Yesterday, Today, Tomorrow: Writing Tense Confusion

Writing tenses and terms The_Prague_Astronomical_Clock_in_Old_Town_-_8562
© Jorge Royan / / CC BY-SA 3.0

Every now and then, when I’m reading, I’ll run across something that makes me go, “Huh?” I’m not talking about the sort of full-on assault perpetrated by authors who don’t think spelling, punctuation, and grammar matter at all. I’m talking about the sort of thing that makes my head wobble a little bit as I frown and say, “Hmm. That doesn’t sound right to me.”

Take, for example, the use of yesterday, today, and tomorrow in fiction. Sometimes they just don’t sit right with me. And it’s always when the narrator of the piece – first person or third, doesn’t matter – is telling about something that occurred in the past.

Let’s say the story is about an assassin who is preparing for a major hit: “When it came to preparation, Vasily was nothing if not meticulous. He made sure his knives were whetted to a keen edge. He cleaned and oiled his semi-automatic weapon, and then cleaned it again for good measure. He made sure he had plenty of ammunition accessible at a moment’s notice. The biggest hit of his career was tomorrow, and he wanted no mistakes.”

Wait a minute. “Was tomorrow”? But tomorrow is the future by definition. Sure, from where Vasily is standing, tomorrow is the day after the day he’s currently experiencing. But the narrator is standing in some future time in which Vasily’s “tomorrow” is also in the past. Would it be better if the narrator phrased it differently? What if he (or she) used “the following day” instead?

Let me explain it another way. Say Gina is telling your friend Vanna about something that happened a couple of weeks ago.

Gina starts off by saying, “Oh my God, I forgot to tell you! You know the party at Chelsea’s last Saturday night? Well, Noni and Lloyd showed up together.”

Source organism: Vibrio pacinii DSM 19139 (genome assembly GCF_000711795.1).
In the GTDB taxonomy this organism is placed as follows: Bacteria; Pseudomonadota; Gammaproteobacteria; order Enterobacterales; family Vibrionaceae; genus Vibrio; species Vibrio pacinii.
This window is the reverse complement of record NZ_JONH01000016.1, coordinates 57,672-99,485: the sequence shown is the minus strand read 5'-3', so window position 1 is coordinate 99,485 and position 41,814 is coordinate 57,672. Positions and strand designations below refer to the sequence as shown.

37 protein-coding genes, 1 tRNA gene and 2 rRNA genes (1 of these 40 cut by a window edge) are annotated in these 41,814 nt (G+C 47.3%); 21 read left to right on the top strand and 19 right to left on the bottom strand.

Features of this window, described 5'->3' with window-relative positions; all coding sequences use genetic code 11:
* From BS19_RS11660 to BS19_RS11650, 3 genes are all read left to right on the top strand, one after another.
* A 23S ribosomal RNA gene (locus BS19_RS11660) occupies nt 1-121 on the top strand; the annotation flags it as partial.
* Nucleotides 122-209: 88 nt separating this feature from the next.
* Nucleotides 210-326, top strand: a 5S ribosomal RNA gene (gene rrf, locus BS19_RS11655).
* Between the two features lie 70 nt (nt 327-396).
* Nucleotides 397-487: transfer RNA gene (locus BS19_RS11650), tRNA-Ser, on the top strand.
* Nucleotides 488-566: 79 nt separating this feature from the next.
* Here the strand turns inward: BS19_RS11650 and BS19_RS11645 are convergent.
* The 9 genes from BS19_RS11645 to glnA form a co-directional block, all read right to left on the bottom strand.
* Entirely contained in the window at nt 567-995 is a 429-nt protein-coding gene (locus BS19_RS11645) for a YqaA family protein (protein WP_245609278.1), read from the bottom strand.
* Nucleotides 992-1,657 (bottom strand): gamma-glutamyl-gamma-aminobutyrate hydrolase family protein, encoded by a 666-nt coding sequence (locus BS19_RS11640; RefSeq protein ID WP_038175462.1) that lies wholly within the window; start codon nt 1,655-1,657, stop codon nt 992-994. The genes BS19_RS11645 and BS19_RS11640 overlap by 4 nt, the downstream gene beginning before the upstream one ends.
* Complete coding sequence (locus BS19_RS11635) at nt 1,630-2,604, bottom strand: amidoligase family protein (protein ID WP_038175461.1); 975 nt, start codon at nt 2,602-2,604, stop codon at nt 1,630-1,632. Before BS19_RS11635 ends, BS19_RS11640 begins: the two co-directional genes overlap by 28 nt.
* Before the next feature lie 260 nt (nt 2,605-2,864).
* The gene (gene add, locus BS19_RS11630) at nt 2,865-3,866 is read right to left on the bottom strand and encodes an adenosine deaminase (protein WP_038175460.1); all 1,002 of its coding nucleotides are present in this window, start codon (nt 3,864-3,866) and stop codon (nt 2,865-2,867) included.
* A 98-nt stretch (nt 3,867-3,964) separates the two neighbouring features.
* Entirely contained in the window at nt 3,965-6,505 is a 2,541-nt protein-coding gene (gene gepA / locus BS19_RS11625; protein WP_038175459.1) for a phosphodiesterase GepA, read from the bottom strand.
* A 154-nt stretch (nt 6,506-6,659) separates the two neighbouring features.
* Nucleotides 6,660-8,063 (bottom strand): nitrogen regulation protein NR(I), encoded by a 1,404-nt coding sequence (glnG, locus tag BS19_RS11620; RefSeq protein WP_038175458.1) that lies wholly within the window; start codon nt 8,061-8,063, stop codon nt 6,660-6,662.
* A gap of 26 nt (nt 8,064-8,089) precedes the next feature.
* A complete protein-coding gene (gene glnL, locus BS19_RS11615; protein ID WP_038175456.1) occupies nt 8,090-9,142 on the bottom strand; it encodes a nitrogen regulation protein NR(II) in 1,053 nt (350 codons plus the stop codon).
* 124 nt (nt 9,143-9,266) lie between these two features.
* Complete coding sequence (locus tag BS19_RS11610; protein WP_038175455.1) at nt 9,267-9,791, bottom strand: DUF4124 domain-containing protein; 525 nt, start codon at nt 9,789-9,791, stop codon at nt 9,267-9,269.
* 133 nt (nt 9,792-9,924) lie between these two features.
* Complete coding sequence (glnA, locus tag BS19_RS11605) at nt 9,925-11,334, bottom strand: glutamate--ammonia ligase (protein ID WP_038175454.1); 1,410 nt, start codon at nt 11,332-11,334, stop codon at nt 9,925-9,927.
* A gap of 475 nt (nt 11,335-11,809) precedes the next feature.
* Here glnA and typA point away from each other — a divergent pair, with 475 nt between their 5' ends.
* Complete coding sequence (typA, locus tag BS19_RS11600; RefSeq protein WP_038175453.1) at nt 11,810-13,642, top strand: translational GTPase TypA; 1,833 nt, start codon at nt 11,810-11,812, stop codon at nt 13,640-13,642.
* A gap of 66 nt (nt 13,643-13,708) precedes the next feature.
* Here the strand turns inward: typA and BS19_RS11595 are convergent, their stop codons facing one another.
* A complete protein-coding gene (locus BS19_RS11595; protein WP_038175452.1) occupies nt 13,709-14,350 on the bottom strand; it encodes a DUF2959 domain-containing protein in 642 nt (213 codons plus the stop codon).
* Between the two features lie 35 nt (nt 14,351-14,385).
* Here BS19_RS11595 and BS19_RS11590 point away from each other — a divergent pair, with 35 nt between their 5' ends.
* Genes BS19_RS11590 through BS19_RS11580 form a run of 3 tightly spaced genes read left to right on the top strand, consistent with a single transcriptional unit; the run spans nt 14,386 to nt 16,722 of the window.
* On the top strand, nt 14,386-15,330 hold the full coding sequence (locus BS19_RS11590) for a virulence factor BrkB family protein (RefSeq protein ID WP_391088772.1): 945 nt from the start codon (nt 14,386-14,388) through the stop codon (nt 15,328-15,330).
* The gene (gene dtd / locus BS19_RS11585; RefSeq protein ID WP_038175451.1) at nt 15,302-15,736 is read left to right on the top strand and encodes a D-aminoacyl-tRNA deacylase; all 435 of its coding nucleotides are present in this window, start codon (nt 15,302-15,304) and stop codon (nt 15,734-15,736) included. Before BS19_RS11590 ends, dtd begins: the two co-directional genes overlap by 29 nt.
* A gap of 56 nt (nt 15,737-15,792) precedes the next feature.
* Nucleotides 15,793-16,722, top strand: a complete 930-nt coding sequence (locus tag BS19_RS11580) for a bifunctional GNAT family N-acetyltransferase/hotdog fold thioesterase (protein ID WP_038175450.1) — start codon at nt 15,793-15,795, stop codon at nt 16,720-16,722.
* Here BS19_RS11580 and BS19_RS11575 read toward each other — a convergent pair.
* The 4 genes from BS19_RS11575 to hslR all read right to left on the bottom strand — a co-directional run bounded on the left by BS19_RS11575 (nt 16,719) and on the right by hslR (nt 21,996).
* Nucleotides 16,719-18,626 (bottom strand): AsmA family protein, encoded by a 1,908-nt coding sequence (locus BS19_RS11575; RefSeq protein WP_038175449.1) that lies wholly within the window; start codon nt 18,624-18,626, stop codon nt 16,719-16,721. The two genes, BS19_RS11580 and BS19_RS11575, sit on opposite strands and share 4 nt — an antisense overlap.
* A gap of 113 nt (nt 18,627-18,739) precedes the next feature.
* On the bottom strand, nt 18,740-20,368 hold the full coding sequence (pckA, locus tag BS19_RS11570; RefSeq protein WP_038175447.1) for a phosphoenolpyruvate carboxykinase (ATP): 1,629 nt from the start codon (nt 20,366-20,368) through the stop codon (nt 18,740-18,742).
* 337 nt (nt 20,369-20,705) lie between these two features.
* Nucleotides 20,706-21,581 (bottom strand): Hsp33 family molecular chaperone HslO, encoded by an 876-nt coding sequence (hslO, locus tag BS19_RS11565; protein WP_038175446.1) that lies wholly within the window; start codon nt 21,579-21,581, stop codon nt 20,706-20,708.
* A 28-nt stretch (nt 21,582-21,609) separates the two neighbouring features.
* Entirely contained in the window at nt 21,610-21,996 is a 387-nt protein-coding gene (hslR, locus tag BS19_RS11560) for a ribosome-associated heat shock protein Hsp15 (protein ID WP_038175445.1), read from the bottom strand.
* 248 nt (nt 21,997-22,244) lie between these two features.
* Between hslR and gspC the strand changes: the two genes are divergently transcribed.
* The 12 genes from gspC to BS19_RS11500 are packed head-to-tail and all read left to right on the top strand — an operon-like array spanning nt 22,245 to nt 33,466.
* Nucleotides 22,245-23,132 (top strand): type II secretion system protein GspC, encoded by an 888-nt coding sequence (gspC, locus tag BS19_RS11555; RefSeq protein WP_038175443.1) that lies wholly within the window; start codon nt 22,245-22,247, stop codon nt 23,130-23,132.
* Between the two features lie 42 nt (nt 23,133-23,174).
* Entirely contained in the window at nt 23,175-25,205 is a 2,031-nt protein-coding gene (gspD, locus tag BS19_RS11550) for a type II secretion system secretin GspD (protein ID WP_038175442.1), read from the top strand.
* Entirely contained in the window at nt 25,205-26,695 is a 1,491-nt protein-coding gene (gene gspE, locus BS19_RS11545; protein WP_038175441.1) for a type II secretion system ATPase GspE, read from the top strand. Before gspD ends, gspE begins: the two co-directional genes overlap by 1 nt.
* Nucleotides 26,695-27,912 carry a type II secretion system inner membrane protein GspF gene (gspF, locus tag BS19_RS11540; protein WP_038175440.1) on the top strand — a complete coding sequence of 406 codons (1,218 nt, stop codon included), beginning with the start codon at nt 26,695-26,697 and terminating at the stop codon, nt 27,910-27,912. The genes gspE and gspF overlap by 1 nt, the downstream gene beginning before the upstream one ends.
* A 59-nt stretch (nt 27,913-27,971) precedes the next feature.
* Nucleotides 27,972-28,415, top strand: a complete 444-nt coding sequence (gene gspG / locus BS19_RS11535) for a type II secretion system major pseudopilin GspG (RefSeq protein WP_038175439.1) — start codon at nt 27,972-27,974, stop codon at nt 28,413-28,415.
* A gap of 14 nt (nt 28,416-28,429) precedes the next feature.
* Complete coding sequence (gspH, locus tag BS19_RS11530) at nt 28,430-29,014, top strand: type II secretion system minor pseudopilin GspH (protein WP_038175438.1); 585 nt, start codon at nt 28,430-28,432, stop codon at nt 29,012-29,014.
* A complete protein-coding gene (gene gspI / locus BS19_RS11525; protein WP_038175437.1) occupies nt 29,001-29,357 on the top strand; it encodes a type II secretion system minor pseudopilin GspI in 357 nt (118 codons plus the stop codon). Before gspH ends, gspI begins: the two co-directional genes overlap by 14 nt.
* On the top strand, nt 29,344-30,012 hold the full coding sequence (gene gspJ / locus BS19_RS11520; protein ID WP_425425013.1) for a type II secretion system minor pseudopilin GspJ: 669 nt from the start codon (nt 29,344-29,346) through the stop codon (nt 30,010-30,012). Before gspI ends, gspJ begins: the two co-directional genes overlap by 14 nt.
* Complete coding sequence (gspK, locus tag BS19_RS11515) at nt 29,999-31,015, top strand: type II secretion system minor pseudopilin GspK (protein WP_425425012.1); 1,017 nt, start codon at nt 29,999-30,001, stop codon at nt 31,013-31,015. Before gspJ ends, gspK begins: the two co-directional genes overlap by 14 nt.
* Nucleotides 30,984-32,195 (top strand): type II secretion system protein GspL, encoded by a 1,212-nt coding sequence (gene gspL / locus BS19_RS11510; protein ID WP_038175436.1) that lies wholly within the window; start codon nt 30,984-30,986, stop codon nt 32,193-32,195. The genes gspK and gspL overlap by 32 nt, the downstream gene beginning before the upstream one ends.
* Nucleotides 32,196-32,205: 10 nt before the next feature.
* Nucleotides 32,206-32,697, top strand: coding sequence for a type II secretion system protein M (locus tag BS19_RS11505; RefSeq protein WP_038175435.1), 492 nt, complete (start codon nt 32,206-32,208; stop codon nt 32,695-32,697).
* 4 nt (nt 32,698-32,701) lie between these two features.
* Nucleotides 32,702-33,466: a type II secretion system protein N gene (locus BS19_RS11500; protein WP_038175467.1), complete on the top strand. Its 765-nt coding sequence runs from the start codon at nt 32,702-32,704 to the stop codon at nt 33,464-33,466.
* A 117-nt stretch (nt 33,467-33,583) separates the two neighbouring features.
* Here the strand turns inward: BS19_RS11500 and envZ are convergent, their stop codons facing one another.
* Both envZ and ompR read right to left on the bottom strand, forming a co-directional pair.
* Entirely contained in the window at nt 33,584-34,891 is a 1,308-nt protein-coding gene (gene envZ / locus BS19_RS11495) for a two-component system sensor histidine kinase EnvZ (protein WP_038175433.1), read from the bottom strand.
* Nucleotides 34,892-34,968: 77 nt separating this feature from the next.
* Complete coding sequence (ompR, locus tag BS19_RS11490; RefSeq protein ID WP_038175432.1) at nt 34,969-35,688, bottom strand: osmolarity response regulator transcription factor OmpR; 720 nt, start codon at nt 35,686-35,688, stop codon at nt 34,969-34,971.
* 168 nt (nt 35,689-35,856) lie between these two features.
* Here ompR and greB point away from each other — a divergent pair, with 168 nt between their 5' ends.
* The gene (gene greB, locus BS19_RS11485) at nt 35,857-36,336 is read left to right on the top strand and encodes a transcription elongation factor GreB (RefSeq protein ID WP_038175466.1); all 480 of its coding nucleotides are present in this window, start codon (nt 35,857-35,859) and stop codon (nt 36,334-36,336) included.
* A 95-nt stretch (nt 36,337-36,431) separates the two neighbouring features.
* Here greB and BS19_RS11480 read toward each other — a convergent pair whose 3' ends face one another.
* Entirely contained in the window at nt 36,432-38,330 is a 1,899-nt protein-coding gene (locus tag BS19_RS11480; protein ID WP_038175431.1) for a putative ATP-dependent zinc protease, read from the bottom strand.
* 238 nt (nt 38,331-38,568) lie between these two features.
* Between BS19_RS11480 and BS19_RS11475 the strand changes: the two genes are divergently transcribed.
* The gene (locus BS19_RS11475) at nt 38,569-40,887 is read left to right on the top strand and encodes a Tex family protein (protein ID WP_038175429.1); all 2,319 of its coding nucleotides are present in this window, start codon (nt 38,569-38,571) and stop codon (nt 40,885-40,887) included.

“No way!” Vanna says.

“Yes way! We all thought they’d broken up yesterday!”

Vanna cocks her head and stares at Gina. “What do you mean, yesterday? I thought they broke up before the party.”

“Oh, they did,” Gina says. “I meant yesterday relative to the day the party happened.”

“So…last Friday, then,” Vanna says slowly. “The day before the party.”

“Right! But then I heard they got back together tomorrow, and…”

Vanna is now looking at Gina as if she has a screw loose. “How could Noni and Lloyd get back together on a day that hasn’t happened yet?”

“Not tomorrow tomorrow,” Gina said impatiently. “The day after the party.”

“Sunday,” Vanna says.

“Of course! But at the party tonight…”

“I think you need to stop talking,” Vanna says.

Are we confused yet? Vanna sure is. But now think back to Vasily’s anonymous, third-person past-tense narrator. When he (or she) says, “The biggest hit of his career was tomorrow,” he (or she) is doing the same thing Gina just did: Standing in his own present time and referring to an event in his past as tomorrow.

In dialogue, of course, it’s not an issue. Your characters are speaking from the vantage point of their own present day, so they can throw around today, tomorrow, and next week with wild abandon.

It also wouldn’t be a problem if your story were told in present tense. But for sections in third-person past-tense narration, you should probably replace terms like yesterday and tomorrow with less immediate terms like the day before and the day after. Vanna will thank you, and so will I.

Author: Lynne Cantwell

Lynne Cantwell grew up on the shores of Lake Michigan. She worked as a broadcast journalist for many years; she has written for CNN, the late lamented Mutual/NBC Radio News, and a bunch of radio and TV news outlets you have probably never heard of, including a defunct wire service called Zapnews. But she began as a fantasy writer (in the second grade), and is back at it today. She currently lives near Washington, DC. Learn more about Lynne at her blog and at her Amazon author page.

18 thoughts on “Yesterday, Today, Tomorrow: Writing Tense Confusion”

  1. This has been one of my pet peeves also. I find it a lot. I edited a manuscript for someone and found many places the author had made this mistake. Thanks, Lynn. It’s little things like this that can turn a reader completely off.

      1. And once you lose the reader, you have potentially lost other readers because the first one won’t recommend the book to their friends or post a positive review. In fact, they may tell people not to buy the book.

  2. I see this a lot in self-pubbed books, and I agree that it’s wrong. The one time I can’t seem to find a way around it is with the word “now,” and so I sometimes intentionally let that one pass.